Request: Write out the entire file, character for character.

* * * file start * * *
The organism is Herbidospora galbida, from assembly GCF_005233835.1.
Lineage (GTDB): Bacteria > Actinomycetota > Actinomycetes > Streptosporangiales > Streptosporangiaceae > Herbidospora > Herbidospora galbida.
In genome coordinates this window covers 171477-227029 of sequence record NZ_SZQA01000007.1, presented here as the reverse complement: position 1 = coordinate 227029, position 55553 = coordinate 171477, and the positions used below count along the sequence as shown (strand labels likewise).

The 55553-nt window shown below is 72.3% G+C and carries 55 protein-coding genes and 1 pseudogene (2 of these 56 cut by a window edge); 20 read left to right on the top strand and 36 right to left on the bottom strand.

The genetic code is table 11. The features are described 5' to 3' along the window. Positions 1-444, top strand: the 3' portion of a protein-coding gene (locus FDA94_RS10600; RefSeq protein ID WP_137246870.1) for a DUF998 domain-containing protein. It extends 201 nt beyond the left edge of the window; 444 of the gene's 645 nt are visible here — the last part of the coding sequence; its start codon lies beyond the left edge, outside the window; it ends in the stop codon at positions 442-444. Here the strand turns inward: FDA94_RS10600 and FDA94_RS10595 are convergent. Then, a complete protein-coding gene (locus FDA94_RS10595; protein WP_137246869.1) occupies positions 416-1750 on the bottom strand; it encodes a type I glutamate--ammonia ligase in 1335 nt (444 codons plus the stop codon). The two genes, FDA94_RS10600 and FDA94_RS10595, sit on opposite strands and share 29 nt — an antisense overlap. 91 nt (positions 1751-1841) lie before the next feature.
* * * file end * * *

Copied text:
The organism is Herbidospora galbida, from assembly GCF_005233835.1.
Lineage (GTDB): Bacteria > Actinomycetota > Actinomycetes > Streptosporangiales > Streptosporangiaceae > Herbidospora > Herbidospora galbida.
In genome coordinates this window covers 171477-227029 of sequence record NZ_SZQA01000007.1, presented here as the reverse complement: position 1 = coordinate 227029, position 55553 = coordinate 171477, and the positions used below count along the sequence as shown (strand labels likewise).

The 55553-nt window shown below is 72.3% G+C and carries 55 protein-coding genes and 1 pseudogene (2 of these 56 cut by a window edge); 20 read left to right on the top strand and 36 right to left on the bottom strand.

The genetic code is table 11. The features are described 5' to 3' along the window. Positions 1-444, top strand: the 3' portion of a protein-coding gene (locus FDA94_RS10600; RefSeq protein ID WP_137246870.1) for a DUF998 domain-containing protein. It extends 201 nt beyond the left edge of the window; 444 of the gene's 645 nt are visible here — the last part of the coding sequence; its start codon lies beyond the left edge, outside the window; it ends in the stop codon at positions 442-444. Here the strand turns inward: FDA94_RS10600 and FDA94_RS10595 are convergent. Then, a complete protein-coding gene (locus FDA94_RS10595; protein WP_137246869.1) occupies positions 416-1750 on the bottom strand; it encodes a type I glutamate--ammonia ligase in 1335 nt (444 codons plus the stop codon). The two genes, FDA94_RS10600 and FDA94_RS10595, sit on opposite strands and share 29 nt — an antisense overlap. 91 nt (positions 1751-1841) lie before the next feature.